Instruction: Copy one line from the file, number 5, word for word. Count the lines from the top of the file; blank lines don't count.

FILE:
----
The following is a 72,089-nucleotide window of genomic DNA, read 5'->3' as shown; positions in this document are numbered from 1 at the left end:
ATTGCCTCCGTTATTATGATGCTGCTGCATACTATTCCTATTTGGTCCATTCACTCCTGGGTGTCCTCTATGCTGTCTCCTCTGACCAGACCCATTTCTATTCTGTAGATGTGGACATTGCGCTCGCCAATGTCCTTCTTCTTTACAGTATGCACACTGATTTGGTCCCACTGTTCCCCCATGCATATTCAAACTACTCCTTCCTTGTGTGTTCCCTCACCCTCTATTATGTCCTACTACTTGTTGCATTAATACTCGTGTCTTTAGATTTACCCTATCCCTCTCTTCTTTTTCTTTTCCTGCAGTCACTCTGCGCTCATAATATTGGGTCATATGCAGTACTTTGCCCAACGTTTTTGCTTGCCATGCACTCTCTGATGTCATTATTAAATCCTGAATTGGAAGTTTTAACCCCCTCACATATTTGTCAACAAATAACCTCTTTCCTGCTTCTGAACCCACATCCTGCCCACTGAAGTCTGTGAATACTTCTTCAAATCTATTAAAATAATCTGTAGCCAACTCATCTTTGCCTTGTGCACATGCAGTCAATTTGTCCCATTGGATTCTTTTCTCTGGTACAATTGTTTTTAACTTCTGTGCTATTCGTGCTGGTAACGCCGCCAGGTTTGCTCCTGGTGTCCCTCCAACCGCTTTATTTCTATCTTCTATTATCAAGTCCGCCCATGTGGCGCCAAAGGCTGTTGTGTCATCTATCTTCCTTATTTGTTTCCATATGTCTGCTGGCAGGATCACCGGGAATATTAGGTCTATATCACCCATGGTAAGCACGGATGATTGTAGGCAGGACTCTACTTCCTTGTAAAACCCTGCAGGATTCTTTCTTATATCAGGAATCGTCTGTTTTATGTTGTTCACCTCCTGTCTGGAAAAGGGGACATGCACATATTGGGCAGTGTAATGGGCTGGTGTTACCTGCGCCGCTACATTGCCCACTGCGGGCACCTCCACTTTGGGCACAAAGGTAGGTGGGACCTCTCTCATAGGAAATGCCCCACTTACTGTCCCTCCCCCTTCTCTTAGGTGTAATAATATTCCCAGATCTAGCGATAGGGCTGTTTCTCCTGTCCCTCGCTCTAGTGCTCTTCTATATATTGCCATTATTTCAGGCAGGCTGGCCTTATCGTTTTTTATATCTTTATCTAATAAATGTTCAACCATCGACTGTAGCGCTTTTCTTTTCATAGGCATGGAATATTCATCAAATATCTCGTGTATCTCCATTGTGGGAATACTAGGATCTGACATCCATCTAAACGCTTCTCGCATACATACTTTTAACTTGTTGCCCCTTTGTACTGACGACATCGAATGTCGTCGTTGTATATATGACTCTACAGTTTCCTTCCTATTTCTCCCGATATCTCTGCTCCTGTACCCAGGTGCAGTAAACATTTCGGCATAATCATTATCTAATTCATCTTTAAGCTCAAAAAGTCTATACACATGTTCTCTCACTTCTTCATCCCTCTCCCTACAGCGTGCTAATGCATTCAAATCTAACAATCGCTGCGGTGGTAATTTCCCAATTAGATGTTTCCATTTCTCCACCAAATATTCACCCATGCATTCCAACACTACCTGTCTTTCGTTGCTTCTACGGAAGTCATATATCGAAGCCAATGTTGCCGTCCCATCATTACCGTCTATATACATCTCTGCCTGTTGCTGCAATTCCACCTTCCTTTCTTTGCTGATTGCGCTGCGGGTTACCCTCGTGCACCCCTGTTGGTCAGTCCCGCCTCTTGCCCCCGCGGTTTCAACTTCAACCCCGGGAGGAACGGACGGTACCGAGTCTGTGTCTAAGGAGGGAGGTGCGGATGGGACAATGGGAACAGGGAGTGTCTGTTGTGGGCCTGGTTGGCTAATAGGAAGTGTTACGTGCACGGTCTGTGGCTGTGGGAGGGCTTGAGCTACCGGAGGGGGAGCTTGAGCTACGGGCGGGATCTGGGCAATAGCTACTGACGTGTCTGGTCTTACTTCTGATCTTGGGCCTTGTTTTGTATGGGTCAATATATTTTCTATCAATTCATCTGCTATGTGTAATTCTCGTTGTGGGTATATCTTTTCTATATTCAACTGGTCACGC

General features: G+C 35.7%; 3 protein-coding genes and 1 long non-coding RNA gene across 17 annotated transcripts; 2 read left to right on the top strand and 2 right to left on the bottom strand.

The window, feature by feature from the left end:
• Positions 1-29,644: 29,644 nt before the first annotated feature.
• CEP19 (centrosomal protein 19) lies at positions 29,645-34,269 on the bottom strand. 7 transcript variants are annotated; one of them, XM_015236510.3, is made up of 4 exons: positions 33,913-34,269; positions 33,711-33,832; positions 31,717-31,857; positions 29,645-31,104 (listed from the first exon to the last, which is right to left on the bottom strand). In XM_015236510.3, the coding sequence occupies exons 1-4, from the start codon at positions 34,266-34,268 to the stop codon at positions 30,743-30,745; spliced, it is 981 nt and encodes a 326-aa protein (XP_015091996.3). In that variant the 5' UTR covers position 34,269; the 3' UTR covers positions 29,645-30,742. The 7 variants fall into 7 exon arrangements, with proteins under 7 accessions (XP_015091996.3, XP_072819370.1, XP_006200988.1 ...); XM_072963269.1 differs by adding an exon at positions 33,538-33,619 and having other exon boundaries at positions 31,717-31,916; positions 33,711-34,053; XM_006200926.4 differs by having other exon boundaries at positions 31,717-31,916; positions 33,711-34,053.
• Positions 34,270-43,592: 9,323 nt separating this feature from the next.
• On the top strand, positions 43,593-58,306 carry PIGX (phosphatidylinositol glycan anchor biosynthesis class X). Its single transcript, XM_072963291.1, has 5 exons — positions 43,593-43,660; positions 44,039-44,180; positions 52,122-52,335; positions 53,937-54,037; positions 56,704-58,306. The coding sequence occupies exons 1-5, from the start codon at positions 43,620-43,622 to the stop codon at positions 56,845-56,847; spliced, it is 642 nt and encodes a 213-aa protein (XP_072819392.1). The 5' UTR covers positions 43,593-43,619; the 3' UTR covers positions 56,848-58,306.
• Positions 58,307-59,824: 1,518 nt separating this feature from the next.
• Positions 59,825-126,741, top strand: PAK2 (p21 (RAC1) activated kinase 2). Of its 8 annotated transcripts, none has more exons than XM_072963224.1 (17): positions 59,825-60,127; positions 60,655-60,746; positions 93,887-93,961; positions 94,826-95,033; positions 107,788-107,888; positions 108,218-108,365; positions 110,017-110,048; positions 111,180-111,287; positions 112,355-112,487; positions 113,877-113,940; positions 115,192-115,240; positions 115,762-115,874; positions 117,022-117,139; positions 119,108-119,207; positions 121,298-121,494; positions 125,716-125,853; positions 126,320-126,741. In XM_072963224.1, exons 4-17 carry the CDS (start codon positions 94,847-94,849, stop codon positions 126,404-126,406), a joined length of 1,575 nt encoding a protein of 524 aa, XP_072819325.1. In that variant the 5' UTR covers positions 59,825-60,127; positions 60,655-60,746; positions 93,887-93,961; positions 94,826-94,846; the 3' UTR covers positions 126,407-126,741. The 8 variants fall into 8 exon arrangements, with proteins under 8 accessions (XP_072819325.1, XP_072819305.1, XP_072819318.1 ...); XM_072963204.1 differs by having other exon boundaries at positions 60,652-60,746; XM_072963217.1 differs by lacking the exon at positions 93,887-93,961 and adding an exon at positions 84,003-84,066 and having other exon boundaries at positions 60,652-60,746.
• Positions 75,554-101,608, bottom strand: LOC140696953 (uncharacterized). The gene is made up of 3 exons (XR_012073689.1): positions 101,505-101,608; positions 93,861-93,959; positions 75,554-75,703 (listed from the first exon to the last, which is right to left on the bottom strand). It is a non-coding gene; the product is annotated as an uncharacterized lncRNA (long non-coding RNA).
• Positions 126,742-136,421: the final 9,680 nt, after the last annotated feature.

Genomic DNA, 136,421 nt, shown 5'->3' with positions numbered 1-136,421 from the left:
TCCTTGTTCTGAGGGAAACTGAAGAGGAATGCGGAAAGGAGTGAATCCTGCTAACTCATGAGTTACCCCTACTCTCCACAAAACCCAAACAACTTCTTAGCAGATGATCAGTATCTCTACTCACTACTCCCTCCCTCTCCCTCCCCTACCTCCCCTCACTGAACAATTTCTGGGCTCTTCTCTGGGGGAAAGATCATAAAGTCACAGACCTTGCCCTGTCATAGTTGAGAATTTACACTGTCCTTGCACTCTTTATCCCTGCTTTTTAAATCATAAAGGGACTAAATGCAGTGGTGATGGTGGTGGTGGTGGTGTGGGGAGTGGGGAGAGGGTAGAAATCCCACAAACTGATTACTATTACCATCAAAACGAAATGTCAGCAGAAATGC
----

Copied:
• Positions 1-29,644: 29,644 nt before the first annotated feature.